Moral Robot soldiers: A daring possibility

Should robot soldiers be given the ability to detect emotion?

Should robot solders have emotions of their own?

What is the major difference between human soldiers and robots?

            Posttraumatic stress disorder (PTSD)

            Humans have to live with what they’ve done

            Robots’ memories can be erased, won’t affect their judgment anyway

Can we even program robots to feel other peoples’ emotions?

            We often find it difficult to feel what others are feeling so how do we program robots to sense other peoples’ anger, fear or surrender and tell it apart from a fake if humans are at times wrong at their guesses.

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9 Responses to “Moral Robot soldiers: A daring possibility”

  1. This can be a very interesting topic. The most important part of the argument will be to explain the potential significance of having or detecting emotion to the kinds of ethical decisions that a soldier might have to make in a war. It is OK to assume for the purposes of argument that various such technological alternatives are possible.

    If you wish to consider the possibility or impossibility of the technologies, this should ate least be considered separately from the above questions. You might also consider the possible risks when these technologies make mistakes. You should try to justify any claims upon actual research in the field, or some strong philosophical arguments (e.g. it is probably fine for the robots to merely simulate emotion, so arguing that they can’t “really” have emotions is irrelevant).

  2. danima Says:

    I’m writing on this topic as well, but from a slight political theory perspective. How do you think civilians would relate to robot soldiers? Turkle’s paper talked about this turtle that didn’t need to be “alive.” Do we need the robot soldiers to be self-aware for the purposes of warfare? If robot soldiers don’t really die, are they really living things?

  3. stevegal Says:

    The idea of robot soldiers is awesome. I think it is a great idea, because then there will not be real deaths, just the destruction of meaningless moving/intelligent object s that simulate humans. All our battles could be like “battle-bots”–However, the only problem would be if these robots think on their own and rebel. But can meaningless “tools” really be rebellious? Only if we program them to…but why would we do such a thing, unless we would want to get ourselves killed.

  4. skazafraz Says:

    But if robots had emotions it would be nothing like battle bots as real things would die in the process. If robots have the ability to erase their memories would it still be right to send them to war? What if a person blocks out their memory once they return from the front lines? It wouldn’t be right to send them back to war again. If robots had emotions what would be the difference between them and the human with chronic amnesia?

  5. aayoubi Says:

    Of course there will be real deaths. Autonomous robots might have a more horrific effect on human death than humans fighting eachother. Humans can not totally forget a memory. If you can forget about your memories teach me how. Why wouldn’t it be right to send them back onto field after their memories of a previous battle that they lost be erased? I didnt mean all their memories to be erased, just a memmory that could possibly alter their responsibilities and duties as soilders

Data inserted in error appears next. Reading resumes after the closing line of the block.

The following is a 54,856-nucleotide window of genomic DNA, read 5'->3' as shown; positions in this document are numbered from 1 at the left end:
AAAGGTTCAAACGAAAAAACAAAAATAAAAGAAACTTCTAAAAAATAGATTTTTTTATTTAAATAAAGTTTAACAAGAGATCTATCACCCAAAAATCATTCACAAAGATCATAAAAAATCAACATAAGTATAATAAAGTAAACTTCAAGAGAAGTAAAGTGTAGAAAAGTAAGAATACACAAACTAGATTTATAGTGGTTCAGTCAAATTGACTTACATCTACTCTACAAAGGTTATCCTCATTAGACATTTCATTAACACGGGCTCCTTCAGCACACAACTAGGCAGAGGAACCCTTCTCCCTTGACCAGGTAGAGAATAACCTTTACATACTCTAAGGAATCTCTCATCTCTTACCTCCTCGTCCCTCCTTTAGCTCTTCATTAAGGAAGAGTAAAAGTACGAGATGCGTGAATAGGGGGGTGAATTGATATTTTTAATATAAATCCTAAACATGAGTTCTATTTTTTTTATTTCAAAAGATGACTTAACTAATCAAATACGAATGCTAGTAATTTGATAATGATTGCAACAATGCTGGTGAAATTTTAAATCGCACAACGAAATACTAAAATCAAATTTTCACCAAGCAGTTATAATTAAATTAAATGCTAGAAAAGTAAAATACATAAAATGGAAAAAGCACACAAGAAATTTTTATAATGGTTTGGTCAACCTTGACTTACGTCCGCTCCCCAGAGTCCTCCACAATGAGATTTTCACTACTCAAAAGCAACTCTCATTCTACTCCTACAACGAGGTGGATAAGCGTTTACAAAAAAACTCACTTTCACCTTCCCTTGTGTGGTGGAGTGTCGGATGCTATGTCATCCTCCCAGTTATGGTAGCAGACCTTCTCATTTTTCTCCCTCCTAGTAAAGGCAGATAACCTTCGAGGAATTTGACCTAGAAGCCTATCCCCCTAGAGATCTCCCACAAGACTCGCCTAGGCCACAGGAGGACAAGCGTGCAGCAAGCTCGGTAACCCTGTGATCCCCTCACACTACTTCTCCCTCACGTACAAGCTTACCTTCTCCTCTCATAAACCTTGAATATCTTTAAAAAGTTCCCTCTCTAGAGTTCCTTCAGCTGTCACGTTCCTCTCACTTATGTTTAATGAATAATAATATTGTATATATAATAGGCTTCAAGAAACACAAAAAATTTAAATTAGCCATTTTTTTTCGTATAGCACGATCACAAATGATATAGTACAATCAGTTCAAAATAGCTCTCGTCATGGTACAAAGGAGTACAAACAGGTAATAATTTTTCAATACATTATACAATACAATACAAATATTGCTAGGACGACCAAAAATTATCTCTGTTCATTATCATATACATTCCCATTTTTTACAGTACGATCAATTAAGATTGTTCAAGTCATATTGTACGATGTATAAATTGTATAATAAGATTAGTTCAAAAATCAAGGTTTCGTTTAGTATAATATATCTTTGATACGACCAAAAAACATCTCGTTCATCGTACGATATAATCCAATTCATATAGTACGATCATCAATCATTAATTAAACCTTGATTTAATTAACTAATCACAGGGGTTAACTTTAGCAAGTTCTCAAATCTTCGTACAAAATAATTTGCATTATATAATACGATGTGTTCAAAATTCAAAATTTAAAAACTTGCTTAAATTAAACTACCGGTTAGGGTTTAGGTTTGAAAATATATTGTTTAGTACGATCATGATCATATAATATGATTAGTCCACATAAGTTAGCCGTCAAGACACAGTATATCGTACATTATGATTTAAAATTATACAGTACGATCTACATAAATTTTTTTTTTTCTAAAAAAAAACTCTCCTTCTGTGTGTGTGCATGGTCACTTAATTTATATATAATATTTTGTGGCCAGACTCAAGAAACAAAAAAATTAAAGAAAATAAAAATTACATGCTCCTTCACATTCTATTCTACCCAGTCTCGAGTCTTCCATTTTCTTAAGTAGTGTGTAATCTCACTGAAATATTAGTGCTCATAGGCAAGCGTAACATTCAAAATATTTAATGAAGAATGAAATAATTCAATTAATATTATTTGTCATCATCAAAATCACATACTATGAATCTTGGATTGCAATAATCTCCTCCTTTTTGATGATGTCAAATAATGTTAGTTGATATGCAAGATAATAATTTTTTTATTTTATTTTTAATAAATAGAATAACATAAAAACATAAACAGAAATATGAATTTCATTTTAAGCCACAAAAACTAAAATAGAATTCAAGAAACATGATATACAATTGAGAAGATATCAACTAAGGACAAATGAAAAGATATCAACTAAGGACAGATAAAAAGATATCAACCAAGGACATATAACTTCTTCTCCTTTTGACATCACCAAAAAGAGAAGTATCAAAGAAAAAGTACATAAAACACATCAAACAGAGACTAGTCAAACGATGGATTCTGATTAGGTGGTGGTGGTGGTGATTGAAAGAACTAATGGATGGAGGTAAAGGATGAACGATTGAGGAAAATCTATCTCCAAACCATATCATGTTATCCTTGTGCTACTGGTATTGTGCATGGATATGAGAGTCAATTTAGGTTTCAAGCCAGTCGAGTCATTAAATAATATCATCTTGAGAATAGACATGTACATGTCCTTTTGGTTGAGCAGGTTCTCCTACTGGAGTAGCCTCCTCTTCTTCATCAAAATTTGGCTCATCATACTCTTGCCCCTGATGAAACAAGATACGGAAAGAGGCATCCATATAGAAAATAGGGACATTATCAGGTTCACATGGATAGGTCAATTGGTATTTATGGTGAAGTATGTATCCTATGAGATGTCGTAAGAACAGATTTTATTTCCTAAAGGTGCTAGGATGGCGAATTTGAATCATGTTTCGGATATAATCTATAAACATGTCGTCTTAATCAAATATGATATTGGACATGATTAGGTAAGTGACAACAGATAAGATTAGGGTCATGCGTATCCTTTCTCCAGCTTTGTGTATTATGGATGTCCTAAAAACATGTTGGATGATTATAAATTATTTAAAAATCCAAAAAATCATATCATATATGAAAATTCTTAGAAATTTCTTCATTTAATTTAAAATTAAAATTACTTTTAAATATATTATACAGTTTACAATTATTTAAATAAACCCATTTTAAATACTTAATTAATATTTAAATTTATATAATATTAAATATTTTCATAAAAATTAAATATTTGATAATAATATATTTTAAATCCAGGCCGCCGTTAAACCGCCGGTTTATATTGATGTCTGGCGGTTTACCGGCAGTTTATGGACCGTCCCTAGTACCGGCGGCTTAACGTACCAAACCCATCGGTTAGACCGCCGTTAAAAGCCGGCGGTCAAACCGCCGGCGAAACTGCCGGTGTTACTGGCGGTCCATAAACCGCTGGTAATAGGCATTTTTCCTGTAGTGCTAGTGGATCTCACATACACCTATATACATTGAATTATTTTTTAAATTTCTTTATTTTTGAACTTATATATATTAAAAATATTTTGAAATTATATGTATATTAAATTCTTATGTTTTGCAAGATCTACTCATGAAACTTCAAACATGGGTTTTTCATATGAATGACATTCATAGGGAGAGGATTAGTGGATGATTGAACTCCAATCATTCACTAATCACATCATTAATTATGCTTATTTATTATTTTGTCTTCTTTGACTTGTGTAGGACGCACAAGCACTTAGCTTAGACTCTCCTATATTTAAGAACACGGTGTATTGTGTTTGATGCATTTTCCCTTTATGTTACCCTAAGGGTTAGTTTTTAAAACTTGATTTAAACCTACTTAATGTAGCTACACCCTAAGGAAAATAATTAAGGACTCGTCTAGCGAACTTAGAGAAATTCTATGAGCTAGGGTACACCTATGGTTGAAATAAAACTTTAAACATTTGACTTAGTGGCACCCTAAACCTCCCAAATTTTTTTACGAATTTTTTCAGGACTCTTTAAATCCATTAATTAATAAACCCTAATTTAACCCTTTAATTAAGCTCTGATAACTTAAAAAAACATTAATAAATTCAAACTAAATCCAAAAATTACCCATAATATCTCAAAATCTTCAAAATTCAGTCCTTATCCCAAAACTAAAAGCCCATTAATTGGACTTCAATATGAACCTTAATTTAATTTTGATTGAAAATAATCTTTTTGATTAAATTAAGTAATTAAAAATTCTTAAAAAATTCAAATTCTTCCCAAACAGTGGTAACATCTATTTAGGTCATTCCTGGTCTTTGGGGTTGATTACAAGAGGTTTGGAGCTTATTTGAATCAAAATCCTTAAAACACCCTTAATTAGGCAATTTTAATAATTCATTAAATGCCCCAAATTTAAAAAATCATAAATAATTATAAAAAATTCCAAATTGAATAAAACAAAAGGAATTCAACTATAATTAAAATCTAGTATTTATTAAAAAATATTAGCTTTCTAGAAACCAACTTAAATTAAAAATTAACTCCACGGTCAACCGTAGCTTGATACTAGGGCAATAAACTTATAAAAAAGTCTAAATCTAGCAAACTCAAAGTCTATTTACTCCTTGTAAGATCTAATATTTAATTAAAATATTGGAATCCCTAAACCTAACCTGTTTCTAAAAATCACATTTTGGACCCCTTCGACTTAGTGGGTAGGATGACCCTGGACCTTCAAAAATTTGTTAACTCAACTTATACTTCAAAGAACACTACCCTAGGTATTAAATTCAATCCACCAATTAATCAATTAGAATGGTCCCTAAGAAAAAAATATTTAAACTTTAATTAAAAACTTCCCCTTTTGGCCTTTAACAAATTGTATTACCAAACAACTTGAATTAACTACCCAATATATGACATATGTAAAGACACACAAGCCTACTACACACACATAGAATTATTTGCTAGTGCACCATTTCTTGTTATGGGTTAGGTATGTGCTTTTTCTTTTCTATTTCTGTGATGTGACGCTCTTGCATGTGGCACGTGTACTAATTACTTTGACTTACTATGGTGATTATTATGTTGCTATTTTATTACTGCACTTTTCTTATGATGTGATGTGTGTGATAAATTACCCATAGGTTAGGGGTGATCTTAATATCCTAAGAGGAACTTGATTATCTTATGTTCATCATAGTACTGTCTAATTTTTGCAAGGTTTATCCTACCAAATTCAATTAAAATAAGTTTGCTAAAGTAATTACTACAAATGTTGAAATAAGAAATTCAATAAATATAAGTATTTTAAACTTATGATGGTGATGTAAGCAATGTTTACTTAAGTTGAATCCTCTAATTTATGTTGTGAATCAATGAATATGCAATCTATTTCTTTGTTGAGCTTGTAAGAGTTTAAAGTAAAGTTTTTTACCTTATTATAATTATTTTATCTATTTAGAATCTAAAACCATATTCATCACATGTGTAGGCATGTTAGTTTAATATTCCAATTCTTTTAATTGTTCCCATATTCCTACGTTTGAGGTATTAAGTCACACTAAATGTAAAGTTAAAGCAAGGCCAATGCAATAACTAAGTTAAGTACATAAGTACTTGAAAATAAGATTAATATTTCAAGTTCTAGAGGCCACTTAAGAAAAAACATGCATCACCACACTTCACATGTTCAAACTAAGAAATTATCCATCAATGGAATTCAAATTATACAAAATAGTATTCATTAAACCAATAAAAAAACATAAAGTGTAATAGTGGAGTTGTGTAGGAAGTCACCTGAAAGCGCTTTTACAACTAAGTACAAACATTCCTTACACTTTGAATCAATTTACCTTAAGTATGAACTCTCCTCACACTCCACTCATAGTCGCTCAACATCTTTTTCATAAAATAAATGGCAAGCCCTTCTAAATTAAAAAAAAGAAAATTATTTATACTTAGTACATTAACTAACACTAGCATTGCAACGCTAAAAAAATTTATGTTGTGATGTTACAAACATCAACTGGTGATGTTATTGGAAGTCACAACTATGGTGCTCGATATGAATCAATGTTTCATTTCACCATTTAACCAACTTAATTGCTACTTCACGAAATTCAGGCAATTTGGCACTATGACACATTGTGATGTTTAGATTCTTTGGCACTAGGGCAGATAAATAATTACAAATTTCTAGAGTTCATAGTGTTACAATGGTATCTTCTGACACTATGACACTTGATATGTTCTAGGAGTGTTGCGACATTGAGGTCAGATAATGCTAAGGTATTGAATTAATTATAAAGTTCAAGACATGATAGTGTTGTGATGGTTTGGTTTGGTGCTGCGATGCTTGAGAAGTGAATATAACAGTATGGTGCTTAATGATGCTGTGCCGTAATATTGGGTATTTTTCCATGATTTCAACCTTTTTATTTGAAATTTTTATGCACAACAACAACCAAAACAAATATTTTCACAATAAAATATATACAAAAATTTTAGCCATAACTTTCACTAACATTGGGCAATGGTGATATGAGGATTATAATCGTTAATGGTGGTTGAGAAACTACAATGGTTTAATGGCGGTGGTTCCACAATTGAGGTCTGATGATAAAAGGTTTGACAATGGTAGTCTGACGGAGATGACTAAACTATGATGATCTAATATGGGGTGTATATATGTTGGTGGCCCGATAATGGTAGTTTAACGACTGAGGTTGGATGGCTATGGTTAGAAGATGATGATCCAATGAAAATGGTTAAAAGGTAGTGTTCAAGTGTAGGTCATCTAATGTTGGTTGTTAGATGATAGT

6. jdimatteo Says:

    I was intrigued by your question, “Can we even program robots to feel other peoples’ emotions?” You note that humans don’t even have fool-proof methods of correctly sensing another person’s emotions.

    I think it is important to consider this problem as a particular instance of a larger, more general problem in building robots and AI. There is an approach in AI that works towards “thinking rationally” as opposed to “acting humanly”. In the first case, logic is supposed to be used to use syllogisms to always generate correct conclusions from knowledge. But I don’t think a syllogistic approach could be effective for detecting emotions because the knowledge generated from the perception would never be certain and the rules probably wouldn’t always hold.

    However, if we take the “acting humanly” approach, it seems relatively easy. Just adapt a Turing Test to test detection of human emotion. If the robot passes off as a human, we can say that the robot effectively detects other people’s emotions.

  7. aayoubi Says:

    Nice idea witht the turing test to detect human emotion. I agree fully. The main thing that I argue is that if the robots can sense emotion, then they will fight just wars. however, in his paper “Governing Lethal Behavior: Embedding Ethics in a Hybrid Deliberative/Reactive Robot Architecture” Arkin said that in case of emergencies the autonomous robtos will be allowed to deviate from the Laws of War and Rules of Engagment programmed into them. If they are allowed to do that, then we’re right back where we started with unjust wars.

  8. Chris M. Ferguson Says:

    Just because we can erase a robot’s memories, doesn’t mean we should. If we create life, then we have a moral responsibility to take care of it. No matter how many bolts and cogs are in it’s arse.

  9. Bonni Rambatan Says:

    I think the main challenge in battle robots would be how their death would live up to the necessary spectacle of what hitherto been human death constitutive in wars — its obscene underside, its jouissance. So, emotions would have to play a large part to keep all the tragedies and melancholy intact, even all the traumas, etc. Otherwise, trying to fight wars with cold, emotionless robots would be like trying to solve the war with a sports tournament. Real deaths and traumatic memories would effectively have to be recreated if we are to fight wars with robots instead of humans.

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